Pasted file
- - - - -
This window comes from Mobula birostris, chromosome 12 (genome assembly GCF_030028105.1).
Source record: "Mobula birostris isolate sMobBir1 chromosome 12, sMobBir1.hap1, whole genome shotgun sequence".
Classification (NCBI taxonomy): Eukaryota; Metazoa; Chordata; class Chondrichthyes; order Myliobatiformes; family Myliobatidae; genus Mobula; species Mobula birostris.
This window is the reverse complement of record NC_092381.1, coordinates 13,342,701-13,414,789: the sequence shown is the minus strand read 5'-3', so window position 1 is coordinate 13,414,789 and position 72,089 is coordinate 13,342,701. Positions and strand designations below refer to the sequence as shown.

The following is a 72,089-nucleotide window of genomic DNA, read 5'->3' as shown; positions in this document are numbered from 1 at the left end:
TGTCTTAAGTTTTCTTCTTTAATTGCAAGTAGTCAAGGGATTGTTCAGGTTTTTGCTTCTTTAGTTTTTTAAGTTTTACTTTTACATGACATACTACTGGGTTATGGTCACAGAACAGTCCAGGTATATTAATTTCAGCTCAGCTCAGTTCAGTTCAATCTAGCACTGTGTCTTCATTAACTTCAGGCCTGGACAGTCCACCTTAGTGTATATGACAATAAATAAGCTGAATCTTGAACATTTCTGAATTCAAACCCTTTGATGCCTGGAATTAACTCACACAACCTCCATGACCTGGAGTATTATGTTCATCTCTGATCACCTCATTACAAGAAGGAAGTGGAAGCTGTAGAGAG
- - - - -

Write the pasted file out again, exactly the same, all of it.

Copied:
This window comes from Mobula birostris, chromosome 12 (genome assembly GCF_030028105.1).
Source record: "Mobula birostris isolate sMobBir1 chromosome 12, sMobBir1.hap1, whole genome shotgun sequence".
Classification (NCBI taxonomy): Eukaryota; Metazoa; Chordata; class Chondrichthyes; order Myliobatiformes; family Myliobatidae; genus Mobula; species Mobula birostris.
This window is the reverse complement of record NC_092381.1, coordinates 13,342,701-13,414,789: the sequence shown is the minus strand read 5'-3', so window position 1 is coordinate 13,414,789 and position 72,089 is coordinate 13,342,701. Positions and strand designations below refer to the sequence as shown.

The following is a 72,089-nucleotide window of genomic DNA, read 5'->3' as shown; positions in this document are numbered from 1 at the left end:
TGTCTTAAGTTTTCTTCTTTAATTGCAAGTAGTCAAGGGATTGTTCAGGTTTTTGCTTCTTTAGTTTTTTAAGTTTTACTTTTACATGACATACTACTGGGTTATGGTCACAGAACAGTCCAGGTATATTAATTTCAGCTCAGCTCAGTTCAGTTCAATCTAGCACTGTGTCTTCATTAACTTCAGGCCTGGACAGTCCACCTTAGTGTATATGACAATAAATAAGCTGAATCTTGAACATTTCTGAATTCAAACCCTTTGATGCCTGGAATTAACTCACACAACCTCCATGACCTGGAGTATTATGTTCATCTCTGATCACCTCATTACAAGAAGGAAGTGGAAGCTGTAGAGAG